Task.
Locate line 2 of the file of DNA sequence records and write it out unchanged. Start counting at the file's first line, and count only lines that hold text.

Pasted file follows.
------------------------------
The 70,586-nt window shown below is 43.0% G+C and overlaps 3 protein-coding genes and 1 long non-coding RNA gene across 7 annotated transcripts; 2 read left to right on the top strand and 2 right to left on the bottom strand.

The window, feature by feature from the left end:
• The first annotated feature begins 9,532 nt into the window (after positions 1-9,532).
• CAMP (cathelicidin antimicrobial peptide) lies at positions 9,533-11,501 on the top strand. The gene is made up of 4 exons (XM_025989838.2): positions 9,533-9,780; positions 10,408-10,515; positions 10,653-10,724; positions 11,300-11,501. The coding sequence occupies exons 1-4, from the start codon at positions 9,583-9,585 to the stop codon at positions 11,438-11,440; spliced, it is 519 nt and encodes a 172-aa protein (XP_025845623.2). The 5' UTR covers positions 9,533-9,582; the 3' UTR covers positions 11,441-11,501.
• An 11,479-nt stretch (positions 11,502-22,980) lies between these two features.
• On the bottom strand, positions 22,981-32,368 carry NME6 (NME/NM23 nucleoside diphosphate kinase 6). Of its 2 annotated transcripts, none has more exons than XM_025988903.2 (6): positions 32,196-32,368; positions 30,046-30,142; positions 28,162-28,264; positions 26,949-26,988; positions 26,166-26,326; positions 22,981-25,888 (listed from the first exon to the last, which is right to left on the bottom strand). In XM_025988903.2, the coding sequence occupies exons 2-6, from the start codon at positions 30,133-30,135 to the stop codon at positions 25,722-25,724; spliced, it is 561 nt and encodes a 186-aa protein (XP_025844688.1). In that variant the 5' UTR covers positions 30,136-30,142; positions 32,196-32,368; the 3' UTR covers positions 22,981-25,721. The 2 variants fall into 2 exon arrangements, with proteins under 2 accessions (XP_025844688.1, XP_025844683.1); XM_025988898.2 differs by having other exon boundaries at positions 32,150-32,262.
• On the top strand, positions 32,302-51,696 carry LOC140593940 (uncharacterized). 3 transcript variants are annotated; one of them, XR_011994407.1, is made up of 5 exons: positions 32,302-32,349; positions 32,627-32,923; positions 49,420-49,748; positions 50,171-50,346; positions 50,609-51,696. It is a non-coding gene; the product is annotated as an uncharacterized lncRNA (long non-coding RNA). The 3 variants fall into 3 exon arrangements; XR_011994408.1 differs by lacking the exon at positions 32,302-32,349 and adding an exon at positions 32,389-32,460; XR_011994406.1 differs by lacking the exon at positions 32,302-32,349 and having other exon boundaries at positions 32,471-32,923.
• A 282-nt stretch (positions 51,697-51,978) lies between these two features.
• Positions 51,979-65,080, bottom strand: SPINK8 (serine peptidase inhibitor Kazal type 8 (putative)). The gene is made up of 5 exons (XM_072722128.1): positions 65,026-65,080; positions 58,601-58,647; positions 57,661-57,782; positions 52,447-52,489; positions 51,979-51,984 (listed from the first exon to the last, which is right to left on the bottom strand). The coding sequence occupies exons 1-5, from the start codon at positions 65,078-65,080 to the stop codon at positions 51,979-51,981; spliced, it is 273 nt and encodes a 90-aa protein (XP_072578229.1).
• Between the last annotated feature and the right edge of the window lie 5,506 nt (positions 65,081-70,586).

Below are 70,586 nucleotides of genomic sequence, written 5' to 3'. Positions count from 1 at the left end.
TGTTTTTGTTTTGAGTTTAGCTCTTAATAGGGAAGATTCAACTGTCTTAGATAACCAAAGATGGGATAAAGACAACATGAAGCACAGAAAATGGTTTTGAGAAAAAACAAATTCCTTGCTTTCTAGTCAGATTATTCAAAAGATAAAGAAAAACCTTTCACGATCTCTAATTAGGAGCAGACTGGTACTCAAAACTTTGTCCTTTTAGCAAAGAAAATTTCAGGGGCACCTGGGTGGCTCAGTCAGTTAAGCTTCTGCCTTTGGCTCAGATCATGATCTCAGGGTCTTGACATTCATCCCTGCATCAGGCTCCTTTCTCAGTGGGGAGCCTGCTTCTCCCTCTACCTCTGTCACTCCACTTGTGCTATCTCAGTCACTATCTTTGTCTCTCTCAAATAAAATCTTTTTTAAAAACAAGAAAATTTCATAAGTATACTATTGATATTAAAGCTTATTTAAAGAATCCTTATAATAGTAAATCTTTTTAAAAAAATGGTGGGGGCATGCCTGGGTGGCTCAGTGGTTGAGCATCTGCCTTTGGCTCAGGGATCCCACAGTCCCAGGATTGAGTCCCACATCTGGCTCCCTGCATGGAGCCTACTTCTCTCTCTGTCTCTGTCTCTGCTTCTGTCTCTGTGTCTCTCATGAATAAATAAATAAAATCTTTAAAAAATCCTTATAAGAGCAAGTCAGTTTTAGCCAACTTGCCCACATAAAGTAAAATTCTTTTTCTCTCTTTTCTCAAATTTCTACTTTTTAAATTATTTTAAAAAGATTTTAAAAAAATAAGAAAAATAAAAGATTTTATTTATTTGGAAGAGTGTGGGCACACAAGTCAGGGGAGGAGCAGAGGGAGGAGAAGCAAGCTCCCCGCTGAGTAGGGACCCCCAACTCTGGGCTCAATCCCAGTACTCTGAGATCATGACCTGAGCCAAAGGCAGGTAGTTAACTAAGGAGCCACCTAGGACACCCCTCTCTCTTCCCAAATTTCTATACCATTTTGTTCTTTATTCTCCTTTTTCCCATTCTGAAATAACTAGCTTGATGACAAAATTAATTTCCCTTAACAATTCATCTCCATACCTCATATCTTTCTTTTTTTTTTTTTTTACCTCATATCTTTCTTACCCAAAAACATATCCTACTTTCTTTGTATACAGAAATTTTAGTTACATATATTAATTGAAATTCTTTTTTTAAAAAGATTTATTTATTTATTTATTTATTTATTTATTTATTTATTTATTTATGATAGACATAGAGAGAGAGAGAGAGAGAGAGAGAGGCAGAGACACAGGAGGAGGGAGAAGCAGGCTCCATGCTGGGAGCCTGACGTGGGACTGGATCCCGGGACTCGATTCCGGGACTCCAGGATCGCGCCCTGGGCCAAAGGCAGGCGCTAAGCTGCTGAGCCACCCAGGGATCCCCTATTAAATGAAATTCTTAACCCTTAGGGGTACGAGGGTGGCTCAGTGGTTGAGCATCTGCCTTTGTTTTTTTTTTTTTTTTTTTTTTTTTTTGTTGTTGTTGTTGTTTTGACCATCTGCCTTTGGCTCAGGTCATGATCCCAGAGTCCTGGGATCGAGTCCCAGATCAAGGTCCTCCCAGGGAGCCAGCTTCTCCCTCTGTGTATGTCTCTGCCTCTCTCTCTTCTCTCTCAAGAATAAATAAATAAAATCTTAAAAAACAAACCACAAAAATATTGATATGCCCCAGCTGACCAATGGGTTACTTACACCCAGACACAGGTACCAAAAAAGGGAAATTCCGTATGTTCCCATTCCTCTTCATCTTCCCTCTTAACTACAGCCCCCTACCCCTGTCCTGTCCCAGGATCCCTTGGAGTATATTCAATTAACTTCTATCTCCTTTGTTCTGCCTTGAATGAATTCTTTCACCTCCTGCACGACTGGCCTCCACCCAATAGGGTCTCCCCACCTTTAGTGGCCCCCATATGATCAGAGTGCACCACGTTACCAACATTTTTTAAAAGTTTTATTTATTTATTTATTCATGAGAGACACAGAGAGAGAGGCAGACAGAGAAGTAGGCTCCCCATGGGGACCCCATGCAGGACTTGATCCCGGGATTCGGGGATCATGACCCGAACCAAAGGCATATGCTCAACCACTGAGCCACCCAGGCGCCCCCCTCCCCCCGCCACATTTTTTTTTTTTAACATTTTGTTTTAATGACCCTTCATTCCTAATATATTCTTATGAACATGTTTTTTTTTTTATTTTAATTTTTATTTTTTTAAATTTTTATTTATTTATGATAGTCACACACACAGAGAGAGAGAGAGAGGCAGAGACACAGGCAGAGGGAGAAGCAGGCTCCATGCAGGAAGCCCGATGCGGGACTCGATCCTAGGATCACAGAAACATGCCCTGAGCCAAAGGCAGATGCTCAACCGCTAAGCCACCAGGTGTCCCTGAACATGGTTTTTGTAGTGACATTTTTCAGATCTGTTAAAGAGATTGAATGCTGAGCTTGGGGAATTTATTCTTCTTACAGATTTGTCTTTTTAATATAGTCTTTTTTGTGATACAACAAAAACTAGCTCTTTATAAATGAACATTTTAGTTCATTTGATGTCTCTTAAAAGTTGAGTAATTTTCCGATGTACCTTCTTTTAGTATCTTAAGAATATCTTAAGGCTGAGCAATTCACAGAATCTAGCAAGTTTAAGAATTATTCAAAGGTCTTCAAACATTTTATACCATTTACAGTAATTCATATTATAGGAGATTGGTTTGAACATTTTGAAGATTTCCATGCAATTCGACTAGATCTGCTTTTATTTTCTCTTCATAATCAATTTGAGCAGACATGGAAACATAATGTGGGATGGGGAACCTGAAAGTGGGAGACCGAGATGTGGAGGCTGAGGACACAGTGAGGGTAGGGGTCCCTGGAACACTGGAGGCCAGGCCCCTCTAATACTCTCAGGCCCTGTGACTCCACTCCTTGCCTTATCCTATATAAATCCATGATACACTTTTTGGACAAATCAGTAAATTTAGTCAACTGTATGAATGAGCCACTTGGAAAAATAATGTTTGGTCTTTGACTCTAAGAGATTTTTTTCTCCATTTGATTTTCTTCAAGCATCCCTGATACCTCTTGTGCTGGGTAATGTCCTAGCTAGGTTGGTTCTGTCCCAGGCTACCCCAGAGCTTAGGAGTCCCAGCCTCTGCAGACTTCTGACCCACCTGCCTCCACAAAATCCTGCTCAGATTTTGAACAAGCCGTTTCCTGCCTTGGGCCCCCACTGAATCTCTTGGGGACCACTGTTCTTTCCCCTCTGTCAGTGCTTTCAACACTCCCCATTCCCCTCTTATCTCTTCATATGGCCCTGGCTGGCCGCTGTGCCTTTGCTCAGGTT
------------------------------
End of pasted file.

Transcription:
The window, feature by feature from the left end: